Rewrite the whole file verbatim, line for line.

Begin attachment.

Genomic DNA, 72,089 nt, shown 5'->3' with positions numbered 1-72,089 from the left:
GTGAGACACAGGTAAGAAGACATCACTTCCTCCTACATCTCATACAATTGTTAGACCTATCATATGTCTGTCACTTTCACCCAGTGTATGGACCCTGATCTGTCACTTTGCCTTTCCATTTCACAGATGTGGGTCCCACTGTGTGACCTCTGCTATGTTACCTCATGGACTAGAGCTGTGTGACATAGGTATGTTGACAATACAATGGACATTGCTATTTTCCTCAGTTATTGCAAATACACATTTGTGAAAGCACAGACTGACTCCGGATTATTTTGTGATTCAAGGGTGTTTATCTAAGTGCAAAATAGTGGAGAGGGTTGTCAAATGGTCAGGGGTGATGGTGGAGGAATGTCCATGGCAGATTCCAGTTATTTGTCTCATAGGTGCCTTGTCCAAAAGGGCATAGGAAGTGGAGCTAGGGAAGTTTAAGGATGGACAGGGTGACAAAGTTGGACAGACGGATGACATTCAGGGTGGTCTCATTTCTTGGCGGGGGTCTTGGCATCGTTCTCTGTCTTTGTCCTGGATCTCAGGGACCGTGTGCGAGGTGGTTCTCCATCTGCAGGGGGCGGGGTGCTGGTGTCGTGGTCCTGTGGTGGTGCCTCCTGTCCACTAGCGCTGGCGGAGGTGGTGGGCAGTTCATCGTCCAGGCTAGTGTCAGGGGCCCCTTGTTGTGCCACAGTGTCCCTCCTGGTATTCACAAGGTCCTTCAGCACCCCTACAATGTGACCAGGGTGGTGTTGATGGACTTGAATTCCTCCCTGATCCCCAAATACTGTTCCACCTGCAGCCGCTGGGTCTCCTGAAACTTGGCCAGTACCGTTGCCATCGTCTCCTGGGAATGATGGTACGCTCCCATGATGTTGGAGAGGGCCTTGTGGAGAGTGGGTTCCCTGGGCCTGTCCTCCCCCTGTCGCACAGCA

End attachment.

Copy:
Genomic DNA, 72,089 nt, shown 5'->3' with positions numbered 1-72,089 from the left:
GTGAGACACAGGTAAGAAGACATCACTTCCTCCTACATCTCATACAATTGTTAGACCTATCATATGTCTGTCACTTTCACCCAGTGTATGGACCCTGATCTGTCACTTTGCCTTTCCATTTCACAGATGTGGGTCCCACTGTGTGACCTCTGCTATGTTACCTCATGGACTAGAGCTGTGTGACATAGGTATGTTGACAATACAATGGACATTGCTATTTTCCTCAGTTATTGCAAATACACATTTGTGAAAGCACAGACTGACTCCGGATTATTTTGTGATTCAAGGGTGTTTATCTAAGTGCAAAATAGTGGAGAGGGTTGTCAAATGGTCAGGGGTGATGGTGGAGGAATGTCCATGGCAGATTCCAGTTATTTGTCTCATAGGTGCCTTGTCCAAAAGGGCATAGGAAGTGGAGCTAGGGAAGTTTAAGGATGGACAGGGTGACAAAGTTGGACAGACGGATGACATTCAGGGTGGTCTCATTTCTTGGCGGGGGTCTTGGCATCGTTCTCTGTCTTTGTCCTGGATCTCAGGGACCGTGTGCGAGGTGGTTCTCCATCTGCAGGGGGCGGGGTGCTGGTGTCGTGGTCCTGTGGTGGTGCCTCCTGTCCACTAGCGCTGGCGGAGGTGGTGGGCAGTTCATCGTCCAGGCTAGTGTCAGGGGCCCCTTGTTGTGCCACAGTGTCCCTCCTGGTATTCACAAGGTCCTTCAGCACCCCTACAATGTGACCAGGGTGGTGTTGATGGACTTGAATTCCTCCCTGATCCCCAAATACTGTTCCACCTGCAGCCGCTGGGTCTCCTGAAACTTGGCCAGTACCGTTGCCATCGTCTCCTGGGAATGATGGTACGCTCCCATGATGTTGGAGAGGGCCTTGTGGAGAGTGGGTTCCCTGGGCCTGTCCTCCCCCTGTCGCACAGCA